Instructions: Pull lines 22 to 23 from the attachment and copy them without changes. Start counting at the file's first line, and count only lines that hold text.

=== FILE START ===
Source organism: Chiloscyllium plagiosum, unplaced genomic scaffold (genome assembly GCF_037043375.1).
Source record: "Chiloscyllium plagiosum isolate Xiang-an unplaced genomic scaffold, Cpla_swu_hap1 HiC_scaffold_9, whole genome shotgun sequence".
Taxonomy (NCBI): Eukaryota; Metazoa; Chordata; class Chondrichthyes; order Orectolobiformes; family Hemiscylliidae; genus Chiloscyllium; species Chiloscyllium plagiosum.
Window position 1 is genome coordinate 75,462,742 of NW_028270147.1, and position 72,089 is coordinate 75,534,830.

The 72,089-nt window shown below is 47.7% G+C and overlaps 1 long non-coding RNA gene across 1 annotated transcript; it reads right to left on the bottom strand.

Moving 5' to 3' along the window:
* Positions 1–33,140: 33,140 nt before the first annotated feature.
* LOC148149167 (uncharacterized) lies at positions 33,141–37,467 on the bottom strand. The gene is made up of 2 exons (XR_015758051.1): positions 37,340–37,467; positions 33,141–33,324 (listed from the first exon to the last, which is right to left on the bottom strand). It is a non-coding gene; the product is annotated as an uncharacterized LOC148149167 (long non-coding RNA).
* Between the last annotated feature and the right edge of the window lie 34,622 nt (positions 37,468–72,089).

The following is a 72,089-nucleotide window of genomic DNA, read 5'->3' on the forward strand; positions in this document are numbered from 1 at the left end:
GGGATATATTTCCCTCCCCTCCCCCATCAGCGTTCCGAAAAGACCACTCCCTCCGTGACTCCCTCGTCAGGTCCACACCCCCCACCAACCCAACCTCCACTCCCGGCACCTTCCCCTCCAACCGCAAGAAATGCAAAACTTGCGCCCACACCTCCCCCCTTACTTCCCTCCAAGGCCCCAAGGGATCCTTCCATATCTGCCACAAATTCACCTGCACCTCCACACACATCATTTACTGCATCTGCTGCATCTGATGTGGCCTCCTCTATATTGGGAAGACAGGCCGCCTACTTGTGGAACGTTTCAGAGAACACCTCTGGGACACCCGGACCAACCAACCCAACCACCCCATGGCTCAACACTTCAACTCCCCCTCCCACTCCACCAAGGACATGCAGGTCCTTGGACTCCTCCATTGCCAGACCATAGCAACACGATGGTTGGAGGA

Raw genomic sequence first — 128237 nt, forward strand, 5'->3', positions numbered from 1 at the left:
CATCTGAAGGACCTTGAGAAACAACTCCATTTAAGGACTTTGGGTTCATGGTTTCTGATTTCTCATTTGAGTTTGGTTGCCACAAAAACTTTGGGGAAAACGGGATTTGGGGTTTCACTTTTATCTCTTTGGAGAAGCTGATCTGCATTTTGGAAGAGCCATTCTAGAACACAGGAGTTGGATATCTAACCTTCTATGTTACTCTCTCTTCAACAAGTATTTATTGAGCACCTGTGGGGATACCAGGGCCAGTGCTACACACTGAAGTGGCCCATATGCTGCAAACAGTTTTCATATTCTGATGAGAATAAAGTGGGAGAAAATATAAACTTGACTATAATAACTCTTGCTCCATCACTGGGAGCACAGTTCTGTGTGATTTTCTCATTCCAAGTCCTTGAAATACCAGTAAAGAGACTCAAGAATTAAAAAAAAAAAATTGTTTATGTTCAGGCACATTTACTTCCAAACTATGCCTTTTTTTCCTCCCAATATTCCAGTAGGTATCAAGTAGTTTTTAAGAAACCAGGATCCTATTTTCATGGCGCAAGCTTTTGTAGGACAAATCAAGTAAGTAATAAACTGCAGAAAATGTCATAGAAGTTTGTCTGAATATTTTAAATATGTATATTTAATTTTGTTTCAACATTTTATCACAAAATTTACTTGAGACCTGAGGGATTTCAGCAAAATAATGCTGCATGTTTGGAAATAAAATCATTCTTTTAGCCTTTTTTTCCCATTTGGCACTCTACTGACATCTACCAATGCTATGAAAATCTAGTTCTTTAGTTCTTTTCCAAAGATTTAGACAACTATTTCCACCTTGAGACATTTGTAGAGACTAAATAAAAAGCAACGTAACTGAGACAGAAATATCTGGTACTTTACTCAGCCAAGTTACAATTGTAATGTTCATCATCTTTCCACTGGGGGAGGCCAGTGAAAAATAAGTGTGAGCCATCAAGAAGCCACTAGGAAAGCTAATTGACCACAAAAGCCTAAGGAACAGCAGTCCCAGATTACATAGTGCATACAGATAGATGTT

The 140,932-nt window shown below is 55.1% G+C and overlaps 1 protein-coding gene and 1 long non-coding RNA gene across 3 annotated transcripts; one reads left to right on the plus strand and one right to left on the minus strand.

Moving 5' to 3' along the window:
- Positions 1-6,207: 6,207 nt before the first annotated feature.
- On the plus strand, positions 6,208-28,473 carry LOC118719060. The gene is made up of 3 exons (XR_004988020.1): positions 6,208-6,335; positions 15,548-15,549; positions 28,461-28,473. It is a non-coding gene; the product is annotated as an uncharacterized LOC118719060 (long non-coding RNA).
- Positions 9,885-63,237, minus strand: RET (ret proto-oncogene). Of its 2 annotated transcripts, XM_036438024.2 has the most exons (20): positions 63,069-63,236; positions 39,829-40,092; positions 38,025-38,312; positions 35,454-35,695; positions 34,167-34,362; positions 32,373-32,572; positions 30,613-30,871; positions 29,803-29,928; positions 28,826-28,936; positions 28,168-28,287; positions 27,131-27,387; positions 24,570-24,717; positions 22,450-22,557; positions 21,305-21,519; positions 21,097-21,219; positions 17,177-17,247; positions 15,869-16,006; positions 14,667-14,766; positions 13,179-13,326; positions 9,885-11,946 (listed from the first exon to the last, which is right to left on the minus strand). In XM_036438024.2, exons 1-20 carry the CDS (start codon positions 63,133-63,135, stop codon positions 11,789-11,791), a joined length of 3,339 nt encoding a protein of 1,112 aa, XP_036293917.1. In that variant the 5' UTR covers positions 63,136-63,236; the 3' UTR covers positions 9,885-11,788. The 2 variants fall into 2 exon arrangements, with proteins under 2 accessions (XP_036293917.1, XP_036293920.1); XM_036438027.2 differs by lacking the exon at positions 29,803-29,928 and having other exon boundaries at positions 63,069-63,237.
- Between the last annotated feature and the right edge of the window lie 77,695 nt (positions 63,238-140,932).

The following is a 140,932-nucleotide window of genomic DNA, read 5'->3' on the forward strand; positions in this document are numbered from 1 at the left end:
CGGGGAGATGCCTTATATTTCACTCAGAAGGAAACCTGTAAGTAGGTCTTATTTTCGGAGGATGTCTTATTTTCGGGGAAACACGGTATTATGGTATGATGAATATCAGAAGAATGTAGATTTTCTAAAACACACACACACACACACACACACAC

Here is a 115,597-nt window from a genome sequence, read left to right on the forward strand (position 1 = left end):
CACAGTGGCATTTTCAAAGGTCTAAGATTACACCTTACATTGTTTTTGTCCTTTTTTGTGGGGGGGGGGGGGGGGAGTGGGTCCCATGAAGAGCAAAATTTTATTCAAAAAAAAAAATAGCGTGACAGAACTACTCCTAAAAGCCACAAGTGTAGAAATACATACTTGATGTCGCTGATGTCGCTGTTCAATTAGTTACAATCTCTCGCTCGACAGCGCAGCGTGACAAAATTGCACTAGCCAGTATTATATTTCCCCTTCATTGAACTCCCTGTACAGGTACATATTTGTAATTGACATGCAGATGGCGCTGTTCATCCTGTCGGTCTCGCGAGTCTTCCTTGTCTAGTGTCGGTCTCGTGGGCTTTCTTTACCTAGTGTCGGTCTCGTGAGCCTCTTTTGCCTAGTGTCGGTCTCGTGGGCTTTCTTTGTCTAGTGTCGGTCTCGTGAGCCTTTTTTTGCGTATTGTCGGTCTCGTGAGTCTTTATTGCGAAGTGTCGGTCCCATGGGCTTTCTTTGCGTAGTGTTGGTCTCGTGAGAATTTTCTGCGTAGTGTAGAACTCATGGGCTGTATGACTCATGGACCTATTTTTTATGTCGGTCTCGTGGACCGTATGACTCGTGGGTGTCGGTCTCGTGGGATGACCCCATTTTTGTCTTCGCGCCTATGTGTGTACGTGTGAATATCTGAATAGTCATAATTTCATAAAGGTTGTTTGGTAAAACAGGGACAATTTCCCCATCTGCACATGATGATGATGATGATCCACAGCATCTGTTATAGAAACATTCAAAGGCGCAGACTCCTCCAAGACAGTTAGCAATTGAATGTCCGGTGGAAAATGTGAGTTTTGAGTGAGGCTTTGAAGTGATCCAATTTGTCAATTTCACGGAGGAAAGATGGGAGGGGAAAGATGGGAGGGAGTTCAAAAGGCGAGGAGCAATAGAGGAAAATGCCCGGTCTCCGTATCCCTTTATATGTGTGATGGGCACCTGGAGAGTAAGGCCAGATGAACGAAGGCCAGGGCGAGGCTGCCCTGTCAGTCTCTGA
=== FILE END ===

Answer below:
Here is a 115,597-nt window from a genome sequence, read left to right on the forward strand (position 1 = left end):
CACAGTGGCATTTTCAAAGGTCTAAGATTACACCTTACATTGTTTTTGTCCTTTTTTGTGGGGGGGGGGGGGGGGAGTGGGTCCCATGAAGAGCAAAATTTTATTCAAAAAAAAAAATAGCGTGACAGAACTACTCCTAAAAGCCACAAGTGTAGAAATACATACTTGATGTCGCTGATGTCGCTGTTCAATTAGTTACAATCTCTCGCTCGACAGCGCAGCGTGACAAAATTGCACTAGCCAGTATTATATTTCCCCTTCATTGAACTCCCTGTACAGGTACATATTTGTAATTGACATGCAGATGGCGCTGTTCATCCTGTCGGTCTCGCGAGTCTTCCTTGTCTAGTGTCGGTCTCGTGGGCTTTCTTTACCTAGTGTCGGTCTCGTGAGCCTCTTTTGCCTAGTGTCGGTCTCGTGGGCTTTCTTTGTCTAGTGTCGGTCTCGTGAGCCTTTTTTTGCGTATTGTCGGTCTCGTGAGTCTTTATTGCGAAGTGTCGGTCCCATGGGCTTTCTTTGCGTAGTGTTGGTCTCGTGAGAATTTTCTGCGTAGTGTAGAACTCATGGGCTGTATGACTCATGGACCTATTTTTTATGTCGGTCTCGTGGACCGTATGACTCGTGGGTGTCGGTCTCGTGGGATGACCCCATTTTTGTCTTCGCGCCTATGTGTGTACGTGTGAATATCTGAATAGTCATAATTTCATAAAGGTTGTTTGGTAAAACAGGGACAATTTCCCCATCTGCACATGATGATGATGATGATCCACAGCATCTGTTATAGAAACATTCAAAGGCGCAGACTCCTCCAAGACAGTTAGCAATTGAATGTCCGGTGGAAAATGTGAGTTTTGAGTGAGGCTTTGAAGTGATCCAATTTGTCAATTTCACGGAGGAAAGATGGGAGGGGAAAGATGGGAGGGAGTTCAAAAGGCGAGGAGCAATAGAGGAAAATGCCCGGTCTCCGTATCCCTTTATATGTGTGATGGGCACCTGGAGAGTAAGGCCAGATGAACGAAGGCCAGGGCGAGGCTGCCCTGTCAGTCTCTGA